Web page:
Hinkly House renovations complete
LUVERNE -- More than a decade after volunteers with the Rock County Historical Society began restoring the Hinkly House Museum to the Queen Anne stylings of the late 1800s, the finishing touches are finally completed.
With paintbrush in hand on a recent afternoon, Diane Jauert was busily adding a second coat of paint to a cabinet in the kitchen -- the final room to get a makeover.
"Every room in the house will be done now," said Jauert, who was instrumental in renovating each of the 12 rooms in the home. "I'm very happy with it. It's a beautiful home."
The Hinkly House became a museum in 1959, and has greeted thousands of summertime visitors in the years since. It was added to the National Register of Historic Places in 1975.
Built by Ray Benjamin (R.B.) Hinkly, a Luverne banker, the home was completed in 1892. At the time, it was considered the "most handsome house" in all of southern Minnesota.
The home is built of local Sioux Quartzite, with a pair of stone lions on either side of the steps ascending to the front porch.
A stained glass window above the double front doors features the Hinkly name, while an ornate, oak parquet floor in the entryway spells out a welcome to all who enter.
All of the original woodwork inside remains today, and is the focal point in many of the rooms.
"You didn't even really notice the woodwork before," said Jauert. "The wallpaper has really enhanced (the home)."
In the kitchen, where renovations were completed earlier this month, the society had to install a new floor because the original was in such bad condition. Still, the diagonal placing of the floor boards were replicated, according to Betty Mann, president of the Rock County Historical Society. The floor boards were found in a restoration business in Iowa.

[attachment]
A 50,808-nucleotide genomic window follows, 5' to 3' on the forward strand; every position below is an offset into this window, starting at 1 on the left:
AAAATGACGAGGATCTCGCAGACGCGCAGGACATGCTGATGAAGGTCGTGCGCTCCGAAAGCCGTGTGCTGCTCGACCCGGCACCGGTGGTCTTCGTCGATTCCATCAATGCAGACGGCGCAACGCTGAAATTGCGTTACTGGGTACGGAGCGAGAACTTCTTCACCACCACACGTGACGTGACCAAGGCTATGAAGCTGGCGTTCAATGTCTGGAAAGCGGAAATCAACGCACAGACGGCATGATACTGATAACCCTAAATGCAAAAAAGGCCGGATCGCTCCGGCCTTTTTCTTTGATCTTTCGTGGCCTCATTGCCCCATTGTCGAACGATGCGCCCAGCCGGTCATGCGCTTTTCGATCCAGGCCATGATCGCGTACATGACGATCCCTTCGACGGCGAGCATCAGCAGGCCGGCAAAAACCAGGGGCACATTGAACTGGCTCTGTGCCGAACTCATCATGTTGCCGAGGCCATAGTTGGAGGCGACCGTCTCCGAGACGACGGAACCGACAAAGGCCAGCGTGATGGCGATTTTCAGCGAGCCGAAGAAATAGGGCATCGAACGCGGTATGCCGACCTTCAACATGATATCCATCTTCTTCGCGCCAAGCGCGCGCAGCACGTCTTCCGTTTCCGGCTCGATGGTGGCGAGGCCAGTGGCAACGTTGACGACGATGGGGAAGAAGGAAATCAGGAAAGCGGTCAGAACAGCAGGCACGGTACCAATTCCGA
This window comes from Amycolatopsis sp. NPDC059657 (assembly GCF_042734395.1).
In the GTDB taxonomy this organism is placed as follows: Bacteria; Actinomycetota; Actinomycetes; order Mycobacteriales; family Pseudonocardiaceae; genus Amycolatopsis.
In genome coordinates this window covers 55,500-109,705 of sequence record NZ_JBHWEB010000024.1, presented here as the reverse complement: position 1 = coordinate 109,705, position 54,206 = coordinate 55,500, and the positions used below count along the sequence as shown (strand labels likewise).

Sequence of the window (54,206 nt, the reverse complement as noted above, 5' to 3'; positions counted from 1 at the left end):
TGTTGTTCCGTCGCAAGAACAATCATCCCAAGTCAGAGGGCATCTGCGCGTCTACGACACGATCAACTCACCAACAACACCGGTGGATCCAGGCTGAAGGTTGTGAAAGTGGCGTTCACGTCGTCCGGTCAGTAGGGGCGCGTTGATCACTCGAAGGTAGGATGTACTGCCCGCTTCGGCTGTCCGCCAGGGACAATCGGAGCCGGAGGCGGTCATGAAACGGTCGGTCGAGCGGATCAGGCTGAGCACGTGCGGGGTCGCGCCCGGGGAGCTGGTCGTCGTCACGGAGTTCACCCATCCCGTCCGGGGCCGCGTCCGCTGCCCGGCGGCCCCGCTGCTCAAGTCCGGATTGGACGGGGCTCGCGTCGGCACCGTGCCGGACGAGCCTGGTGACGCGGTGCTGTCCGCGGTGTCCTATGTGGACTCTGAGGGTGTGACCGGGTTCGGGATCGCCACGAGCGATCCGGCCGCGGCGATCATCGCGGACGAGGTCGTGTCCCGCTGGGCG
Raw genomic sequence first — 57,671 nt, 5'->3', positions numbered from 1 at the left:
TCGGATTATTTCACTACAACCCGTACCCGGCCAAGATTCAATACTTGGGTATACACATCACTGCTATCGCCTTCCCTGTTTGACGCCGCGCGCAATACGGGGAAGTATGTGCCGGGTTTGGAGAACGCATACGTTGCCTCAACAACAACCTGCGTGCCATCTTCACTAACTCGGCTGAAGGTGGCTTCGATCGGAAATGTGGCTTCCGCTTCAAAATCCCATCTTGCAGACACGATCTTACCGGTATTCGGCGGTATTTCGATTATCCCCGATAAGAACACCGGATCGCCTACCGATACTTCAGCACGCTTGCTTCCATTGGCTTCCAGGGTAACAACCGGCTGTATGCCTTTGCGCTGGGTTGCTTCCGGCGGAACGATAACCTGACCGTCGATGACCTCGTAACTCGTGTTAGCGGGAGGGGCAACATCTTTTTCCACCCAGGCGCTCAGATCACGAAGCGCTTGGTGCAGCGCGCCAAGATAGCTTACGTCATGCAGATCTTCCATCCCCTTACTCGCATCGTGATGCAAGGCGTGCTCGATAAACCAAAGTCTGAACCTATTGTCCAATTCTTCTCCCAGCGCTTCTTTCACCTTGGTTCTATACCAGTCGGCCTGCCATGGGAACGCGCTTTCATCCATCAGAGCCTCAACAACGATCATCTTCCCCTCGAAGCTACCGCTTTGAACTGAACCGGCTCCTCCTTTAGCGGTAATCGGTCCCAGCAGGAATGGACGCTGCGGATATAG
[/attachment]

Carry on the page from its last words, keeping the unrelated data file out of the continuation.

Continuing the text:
Work initially began in Elizabeth Hinkly's upstairs bedroom. She was the daughter of Stanton Hinkly and granddaughter to R.B., and donated money to the historical society to make the improvements. In addition to repairing the plaster walls, the room was painted.
"In Elizabeth's room, we stenciled," said Jauert. "(The pattern) was taken from a wallpaper (pattern) that had been in the room."
After the work was done, Elizabeth donated a quilt that matches the design of the stencil. The room, just like all of them in the Hinkly House, is filled with period furniture.
While most of the pieces were left in the home by the Hinkly family, Jauert said some were donated by people within the community.
Most of the rooms in the upstairs of the home required repairs to the plaster walls, said Jauert, adding that the upstairs bedrooms were painted to help save money. Nearly every room on the main level is wallpapered, with the work done by Jauert and fellow historical society volunteer Carol Ceynowa.
Jauert did much of the research on wallpapers to find designs that matched closely with the original wallpaper, or fit in with the period and theme of the home.
"She's our main gal to do all this," said Mann. "We rely heavily on her expertise. She's put in hours of research."
While Jauert was able to closely match some of the wallpaper designs in the home, others may have been a bit more elaborate than what now covers the walls. Such is the case in the dining room, where a mural was uncovered as work was being done to reveal the original wall covering.
Jauert said lights were found in the attic during the renovation process, and historical society members cleaned them up and made necessary repairs before once again putting them on display in the home. Other attic finds included lacy window coverings and linens.
Several pieces of artwork featured in the rooms were made by members of the Hinkly family, including some acrylics and wood burning pictures.
R.B. Hinkly was considered a visionary in the home's construction. It was built with wiring, although electricity wasn't yet available, and also featured indoor plumbing with water stored in a large tank in the attic for indoor toilets, bathing and general usage.
Hinkly's home was the first to have a telephone in Luverne, and he had lines that ran between his home, the bank and his farm at the Blue Mounds. Others were allowed to hook into the lines, which ultimately led to the Luverne Enterprise Telephone Co., later sold to Northwestern Bell.
Hinkly worked in the banking business until 1909, when he left to continue quarrying at the Blue Mounds. He later farmed, raised cattle and sheep and built and managed the Luverne Brick and Tile Co. He also invented and patented improvements on a rotary engine.
The Hinkly House Museum, located at 217 N. Freeman Ave., is open from 2 to 4 p.m. Tuesdays, Thursdays and Saturdays from June through August. Prior to its summer opening, Mann said they have some final finishing touches, including adding a security system, installing new outside lighting and completing a new sidewalk in the front of the home.